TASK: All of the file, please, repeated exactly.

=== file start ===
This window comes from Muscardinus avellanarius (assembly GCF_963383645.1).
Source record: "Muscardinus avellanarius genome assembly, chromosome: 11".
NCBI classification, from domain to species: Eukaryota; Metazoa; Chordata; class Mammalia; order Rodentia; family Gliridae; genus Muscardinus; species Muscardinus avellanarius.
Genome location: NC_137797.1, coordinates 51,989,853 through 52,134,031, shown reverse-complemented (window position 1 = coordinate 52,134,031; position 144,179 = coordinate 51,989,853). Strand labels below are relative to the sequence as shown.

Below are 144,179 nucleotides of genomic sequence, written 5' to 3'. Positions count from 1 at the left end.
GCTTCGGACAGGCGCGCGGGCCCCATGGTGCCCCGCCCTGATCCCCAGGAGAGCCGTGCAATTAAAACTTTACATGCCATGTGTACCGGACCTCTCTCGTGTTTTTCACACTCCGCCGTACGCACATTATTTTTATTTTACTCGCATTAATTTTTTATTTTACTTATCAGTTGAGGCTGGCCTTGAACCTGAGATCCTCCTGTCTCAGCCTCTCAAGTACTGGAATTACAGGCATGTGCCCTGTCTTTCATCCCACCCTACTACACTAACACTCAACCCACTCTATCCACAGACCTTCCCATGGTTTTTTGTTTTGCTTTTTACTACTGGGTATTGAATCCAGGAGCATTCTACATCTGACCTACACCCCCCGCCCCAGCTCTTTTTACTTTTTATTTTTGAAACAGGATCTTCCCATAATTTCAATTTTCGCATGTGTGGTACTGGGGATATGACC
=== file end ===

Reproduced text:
This window comes from Muscardinus avellanarius (assembly GCF_963383645.1).
Source record: "Muscardinus avellanarius genome assembly, chromosome: 11".
NCBI classification, from domain to species: Eukaryota; Metazoa; Chordata; class Mammalia; order Rodentia; family Gliridae; genus Muscardinus; species Muscardinus avellanarius.
Genome location: NC_137797.1, coordinates 51,989,853 through 52,134,031, shown reverse-complemented (window position 1 = coordinate 52,134,031; position 144,179 = coordinate 51,989,853). Strand labels below are relative to the sequence as shown.

Below are 144,179 nucleotides of genomic sequence, written 5' to 3'. Positions count from 1 at the left end.
GCTTCGGACAGGCGCGCGGGCCCCATGGTGCCCCGCCCTGATCCCCAGGAGAGCCGTGCAATTAAAACTTTACATGCCATGTGTACCGGACCTCTCTCGTGTTTTTCACACTCCGCCGTACGCACATTATTTTTATTTTACTCGCATTAATTTTTTATTTTACTTATCAGTTGAGGCTGGCCTTGAACCTGAGATCCTCCTGTCTCAGCCTCTCAAGTACTGGAATTACAGGCATGTGCCCTGTCTTTCATCCCACCCTACTACACTAACACTCAACCCACTCTATCCACAGACCTTCCCATGGTTTTTTGTTTTGCTTTTTACTACTGGGTATTGAATCCAGGAGCATTCTACATCTGACCTACACCCCCCGCCCCAGCTCTTTTTACTTTTTATTTTTGAAACAGGATCTTCCCATAATTTCAATTTTCGCATGTGTGGTACTGGGGATATGACC